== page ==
In This, our lucky 13th Christmas issue, Playboy readers will discover the most glittering yuletide package we've ever assembled. The lovely face framed by the die-cut Christmas ornament on our cover belongs to last October's Playmate, Allison Parks. Toying playfully with the bauble's ribbon, Allison gets the Playboy Rabbit in shape for an appropriately festive appearance.
Playboy, December, 1965, Vol. 12, No. 12, Published Monthly by HMH Publishing Company, Inc., Playboy Building, 232 E. Ohio St., Chicago, Illinois 60611. Subscriptions: In the U. S., its possessions, the Pan American Union and Canada, $20 for three years, $15 for two years, $8 for one year. Elsewhere add $4.60 per year for Foreign Postage. Allow 30 days for new subscriptions and renewals. Change of address: Send both old and new addresses to Playboy, 232 E. Ohio St., Chicago, Illinois 60611, and allow 30 days for change. Advertising: Howard W. Lederer, Advertising Director; Jules Kase, Associate Advertising Manager, 405 Park Avenue, New York, N. Y. 10022, MU 8-3030; Joseph Fall, Advertising Manager; Sherman Keats, Chicago Manager, 155 E. Ohio Street, Chicago, Ill., 60611, MI 2-1000. Detroit, Joseph Guenther, Manager, 2990 West Grand Boulevard, Tr 5-7250; Los Angeles, Stanley L. Perkins, Manager, 8721 Beverly Boulevard, OL 2-8790; San Francisco, Robert E. Stephens, Manager, 110 Sutter Street, Yu 2-7994; Southeastern Representative, Pirnie & Brown, 3108 Piedmont Road, N. E., Atlanta, GA, 30305, 233-6729.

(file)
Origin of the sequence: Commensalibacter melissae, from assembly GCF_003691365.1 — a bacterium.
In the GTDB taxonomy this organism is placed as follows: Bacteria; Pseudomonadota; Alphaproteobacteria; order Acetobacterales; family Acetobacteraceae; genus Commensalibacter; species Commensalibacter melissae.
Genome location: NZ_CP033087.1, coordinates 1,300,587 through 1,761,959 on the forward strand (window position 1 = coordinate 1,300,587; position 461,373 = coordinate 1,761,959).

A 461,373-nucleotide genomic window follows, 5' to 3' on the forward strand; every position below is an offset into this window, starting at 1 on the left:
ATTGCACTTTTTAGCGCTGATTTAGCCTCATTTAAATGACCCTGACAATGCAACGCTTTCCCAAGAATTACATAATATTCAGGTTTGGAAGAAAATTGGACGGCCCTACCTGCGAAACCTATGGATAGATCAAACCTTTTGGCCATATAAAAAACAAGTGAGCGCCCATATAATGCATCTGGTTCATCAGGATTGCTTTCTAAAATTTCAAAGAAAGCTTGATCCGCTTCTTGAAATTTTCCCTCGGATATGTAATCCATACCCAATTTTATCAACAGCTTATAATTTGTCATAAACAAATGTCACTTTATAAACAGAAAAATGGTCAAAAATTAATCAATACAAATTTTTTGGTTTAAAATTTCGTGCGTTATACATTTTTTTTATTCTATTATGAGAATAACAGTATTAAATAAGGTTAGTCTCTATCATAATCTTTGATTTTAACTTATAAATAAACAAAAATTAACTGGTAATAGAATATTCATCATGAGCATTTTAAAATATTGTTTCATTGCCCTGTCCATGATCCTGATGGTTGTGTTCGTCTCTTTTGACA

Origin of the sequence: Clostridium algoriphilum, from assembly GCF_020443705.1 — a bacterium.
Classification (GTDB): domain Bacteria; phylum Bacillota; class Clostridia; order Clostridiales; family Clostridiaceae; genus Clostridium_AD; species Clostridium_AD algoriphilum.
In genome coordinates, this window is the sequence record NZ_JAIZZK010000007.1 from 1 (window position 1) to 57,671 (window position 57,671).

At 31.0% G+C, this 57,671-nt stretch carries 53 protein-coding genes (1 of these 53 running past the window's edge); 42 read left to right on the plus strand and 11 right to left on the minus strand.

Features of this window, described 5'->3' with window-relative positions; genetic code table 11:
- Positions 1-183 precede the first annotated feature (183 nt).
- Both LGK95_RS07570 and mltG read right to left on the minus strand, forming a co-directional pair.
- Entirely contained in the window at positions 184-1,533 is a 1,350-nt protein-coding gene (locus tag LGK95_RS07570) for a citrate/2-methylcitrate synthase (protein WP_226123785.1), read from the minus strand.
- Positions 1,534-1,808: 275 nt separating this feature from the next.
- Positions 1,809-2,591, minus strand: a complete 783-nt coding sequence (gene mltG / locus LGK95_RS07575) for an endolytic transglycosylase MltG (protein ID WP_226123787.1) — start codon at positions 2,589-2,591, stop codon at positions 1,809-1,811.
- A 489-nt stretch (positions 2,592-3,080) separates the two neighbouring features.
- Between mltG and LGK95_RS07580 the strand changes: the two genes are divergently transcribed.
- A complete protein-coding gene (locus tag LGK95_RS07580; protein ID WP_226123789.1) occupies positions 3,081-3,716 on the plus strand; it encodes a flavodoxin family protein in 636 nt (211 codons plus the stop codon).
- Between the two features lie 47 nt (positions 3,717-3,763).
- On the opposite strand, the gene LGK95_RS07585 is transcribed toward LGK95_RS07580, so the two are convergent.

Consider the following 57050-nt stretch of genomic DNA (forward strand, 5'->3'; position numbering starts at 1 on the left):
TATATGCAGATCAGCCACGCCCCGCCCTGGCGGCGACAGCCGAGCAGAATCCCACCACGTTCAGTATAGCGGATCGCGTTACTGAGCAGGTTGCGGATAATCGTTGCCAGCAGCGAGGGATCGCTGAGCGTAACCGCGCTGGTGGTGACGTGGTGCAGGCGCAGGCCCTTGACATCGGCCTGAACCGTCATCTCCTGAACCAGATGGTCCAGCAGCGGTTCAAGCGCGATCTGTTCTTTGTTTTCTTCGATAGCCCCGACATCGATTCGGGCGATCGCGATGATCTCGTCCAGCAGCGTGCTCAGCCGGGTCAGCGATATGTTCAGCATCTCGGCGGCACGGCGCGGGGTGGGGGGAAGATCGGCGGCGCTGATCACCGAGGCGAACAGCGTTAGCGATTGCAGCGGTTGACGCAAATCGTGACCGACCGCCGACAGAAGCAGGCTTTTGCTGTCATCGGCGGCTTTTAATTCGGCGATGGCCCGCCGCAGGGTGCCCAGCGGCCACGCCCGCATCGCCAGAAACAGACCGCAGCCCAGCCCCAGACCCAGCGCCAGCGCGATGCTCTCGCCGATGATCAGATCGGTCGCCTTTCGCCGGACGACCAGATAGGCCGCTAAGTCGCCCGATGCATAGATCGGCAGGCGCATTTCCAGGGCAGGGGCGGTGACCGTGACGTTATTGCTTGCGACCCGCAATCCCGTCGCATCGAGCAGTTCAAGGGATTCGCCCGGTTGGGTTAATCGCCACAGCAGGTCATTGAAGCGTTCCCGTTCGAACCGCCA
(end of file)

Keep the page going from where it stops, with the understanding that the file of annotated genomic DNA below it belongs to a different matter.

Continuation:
All of us find the bounds imposed by conventional English occasionally stifling, but every so often a writer comes along and does something about it. The latest--and hottest--is a perceptive young man named Tom Wolfe, best known for his trenchant takeout on The New Yorker (in the New York Herald Tribune Sunday supplement) and a widely heralded collection of observations on the pop culture scene: The Kandy-Kolored Tangerine-Flake Streamline Baby. Wolfe's frisky, flashy and flamboyant style utilizes dots, dashes, neologisms, Latinisms, italicisms, hipsterisms and--yes!--endless exclamations!!! In the spirit of St. Nick, we've postulated--pow!--how such a traditional example of writing as ... Clement Moore's A Visit from St. Nicholas ... might have fared if Tom Wolfe ... had zonked it!!! Superfantastic!!!!!!!!!!!!!!!!!!!!!!!!!!!!!!!!!!!!!!!!!!!!!!